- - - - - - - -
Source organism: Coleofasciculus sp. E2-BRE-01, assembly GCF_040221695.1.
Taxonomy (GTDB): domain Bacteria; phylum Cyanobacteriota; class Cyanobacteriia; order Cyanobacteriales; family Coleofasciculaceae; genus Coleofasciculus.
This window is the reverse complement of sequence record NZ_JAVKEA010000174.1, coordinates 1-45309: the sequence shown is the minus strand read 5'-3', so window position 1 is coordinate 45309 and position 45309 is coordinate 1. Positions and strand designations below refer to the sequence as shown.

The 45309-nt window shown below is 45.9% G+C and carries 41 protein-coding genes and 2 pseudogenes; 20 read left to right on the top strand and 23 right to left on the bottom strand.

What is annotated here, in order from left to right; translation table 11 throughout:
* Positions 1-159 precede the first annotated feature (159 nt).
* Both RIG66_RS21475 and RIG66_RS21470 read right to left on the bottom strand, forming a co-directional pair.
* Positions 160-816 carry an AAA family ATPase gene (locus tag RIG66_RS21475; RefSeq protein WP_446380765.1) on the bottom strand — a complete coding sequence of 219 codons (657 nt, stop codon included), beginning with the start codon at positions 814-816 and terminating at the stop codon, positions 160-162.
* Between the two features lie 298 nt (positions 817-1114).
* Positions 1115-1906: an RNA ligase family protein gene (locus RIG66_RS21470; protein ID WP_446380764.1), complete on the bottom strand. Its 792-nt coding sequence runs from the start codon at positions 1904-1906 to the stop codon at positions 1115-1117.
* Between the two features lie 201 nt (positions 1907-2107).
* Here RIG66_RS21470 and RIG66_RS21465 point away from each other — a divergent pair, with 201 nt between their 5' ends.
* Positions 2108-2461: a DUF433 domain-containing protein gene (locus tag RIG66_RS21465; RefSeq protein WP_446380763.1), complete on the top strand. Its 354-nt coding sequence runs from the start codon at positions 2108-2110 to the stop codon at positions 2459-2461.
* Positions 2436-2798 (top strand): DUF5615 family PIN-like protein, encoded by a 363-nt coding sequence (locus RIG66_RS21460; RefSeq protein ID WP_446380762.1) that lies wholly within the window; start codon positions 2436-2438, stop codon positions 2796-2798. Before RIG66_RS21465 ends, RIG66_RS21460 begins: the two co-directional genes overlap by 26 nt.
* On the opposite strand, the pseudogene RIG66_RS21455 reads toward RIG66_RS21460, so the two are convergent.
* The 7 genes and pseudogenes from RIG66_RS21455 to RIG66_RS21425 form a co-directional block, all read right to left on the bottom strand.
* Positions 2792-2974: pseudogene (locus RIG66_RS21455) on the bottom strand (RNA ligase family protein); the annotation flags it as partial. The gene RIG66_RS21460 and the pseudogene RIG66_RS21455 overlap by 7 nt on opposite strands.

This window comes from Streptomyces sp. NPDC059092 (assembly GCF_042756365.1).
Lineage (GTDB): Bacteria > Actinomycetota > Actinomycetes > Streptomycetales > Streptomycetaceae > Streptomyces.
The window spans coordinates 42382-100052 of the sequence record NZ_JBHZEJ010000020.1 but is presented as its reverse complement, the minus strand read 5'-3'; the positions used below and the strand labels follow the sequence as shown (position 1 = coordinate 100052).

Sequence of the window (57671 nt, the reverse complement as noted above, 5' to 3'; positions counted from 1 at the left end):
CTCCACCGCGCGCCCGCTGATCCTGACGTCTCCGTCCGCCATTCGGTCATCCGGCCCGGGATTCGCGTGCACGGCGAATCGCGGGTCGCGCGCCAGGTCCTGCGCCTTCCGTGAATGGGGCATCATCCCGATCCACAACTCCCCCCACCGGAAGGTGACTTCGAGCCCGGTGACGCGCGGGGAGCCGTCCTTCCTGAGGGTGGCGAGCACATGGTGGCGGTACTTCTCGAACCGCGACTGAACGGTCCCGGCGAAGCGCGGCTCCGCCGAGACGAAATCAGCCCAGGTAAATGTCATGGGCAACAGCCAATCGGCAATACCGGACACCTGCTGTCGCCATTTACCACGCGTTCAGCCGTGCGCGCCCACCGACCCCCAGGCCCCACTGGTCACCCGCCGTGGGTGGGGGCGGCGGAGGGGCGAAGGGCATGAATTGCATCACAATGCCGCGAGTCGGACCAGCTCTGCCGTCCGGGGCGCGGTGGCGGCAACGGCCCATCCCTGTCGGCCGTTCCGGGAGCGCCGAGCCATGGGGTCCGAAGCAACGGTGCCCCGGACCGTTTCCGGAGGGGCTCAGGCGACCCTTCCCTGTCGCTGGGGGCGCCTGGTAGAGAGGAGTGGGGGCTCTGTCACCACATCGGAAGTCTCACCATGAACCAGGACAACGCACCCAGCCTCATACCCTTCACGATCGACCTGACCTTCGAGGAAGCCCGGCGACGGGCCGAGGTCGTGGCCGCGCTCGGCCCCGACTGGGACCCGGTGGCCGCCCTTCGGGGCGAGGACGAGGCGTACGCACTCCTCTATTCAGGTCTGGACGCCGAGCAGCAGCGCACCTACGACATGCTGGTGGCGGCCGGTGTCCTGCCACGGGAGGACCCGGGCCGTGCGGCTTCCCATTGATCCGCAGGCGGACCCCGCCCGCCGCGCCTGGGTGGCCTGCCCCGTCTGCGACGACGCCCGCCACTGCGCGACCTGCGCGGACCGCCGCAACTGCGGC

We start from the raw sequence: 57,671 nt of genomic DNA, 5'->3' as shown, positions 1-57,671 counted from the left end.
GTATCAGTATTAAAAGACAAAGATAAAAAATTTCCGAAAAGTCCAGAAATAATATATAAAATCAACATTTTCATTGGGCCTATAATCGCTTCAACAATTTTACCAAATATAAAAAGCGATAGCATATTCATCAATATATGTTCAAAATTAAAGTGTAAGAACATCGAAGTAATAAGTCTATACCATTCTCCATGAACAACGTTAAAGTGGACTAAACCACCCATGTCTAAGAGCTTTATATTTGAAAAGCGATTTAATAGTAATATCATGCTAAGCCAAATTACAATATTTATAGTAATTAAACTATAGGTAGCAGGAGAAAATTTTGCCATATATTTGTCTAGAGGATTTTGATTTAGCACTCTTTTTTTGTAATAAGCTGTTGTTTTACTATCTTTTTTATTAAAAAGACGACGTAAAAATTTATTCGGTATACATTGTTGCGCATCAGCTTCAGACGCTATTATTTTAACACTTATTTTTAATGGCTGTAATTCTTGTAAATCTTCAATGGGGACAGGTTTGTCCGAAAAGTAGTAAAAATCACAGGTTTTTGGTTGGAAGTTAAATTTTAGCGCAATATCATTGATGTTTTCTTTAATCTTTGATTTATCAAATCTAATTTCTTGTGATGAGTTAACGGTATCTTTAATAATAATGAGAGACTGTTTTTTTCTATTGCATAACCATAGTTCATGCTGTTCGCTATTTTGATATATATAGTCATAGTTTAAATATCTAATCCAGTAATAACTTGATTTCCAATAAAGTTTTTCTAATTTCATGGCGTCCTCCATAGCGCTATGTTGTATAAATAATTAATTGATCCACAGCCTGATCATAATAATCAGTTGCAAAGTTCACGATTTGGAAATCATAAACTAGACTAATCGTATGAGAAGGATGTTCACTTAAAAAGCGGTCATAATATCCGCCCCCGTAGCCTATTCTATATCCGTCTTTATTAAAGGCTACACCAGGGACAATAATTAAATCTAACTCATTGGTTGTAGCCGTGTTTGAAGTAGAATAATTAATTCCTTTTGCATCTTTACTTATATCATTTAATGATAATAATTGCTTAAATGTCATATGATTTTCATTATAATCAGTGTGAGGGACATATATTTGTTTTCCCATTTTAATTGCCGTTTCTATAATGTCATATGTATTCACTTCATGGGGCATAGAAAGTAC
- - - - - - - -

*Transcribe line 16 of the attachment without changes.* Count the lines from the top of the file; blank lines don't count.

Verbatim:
* The 7 genes and pseudogenes from RIG66_RS21455 to RIG66_RS21425 form a co-directional block, all read right to left on the bottom strand.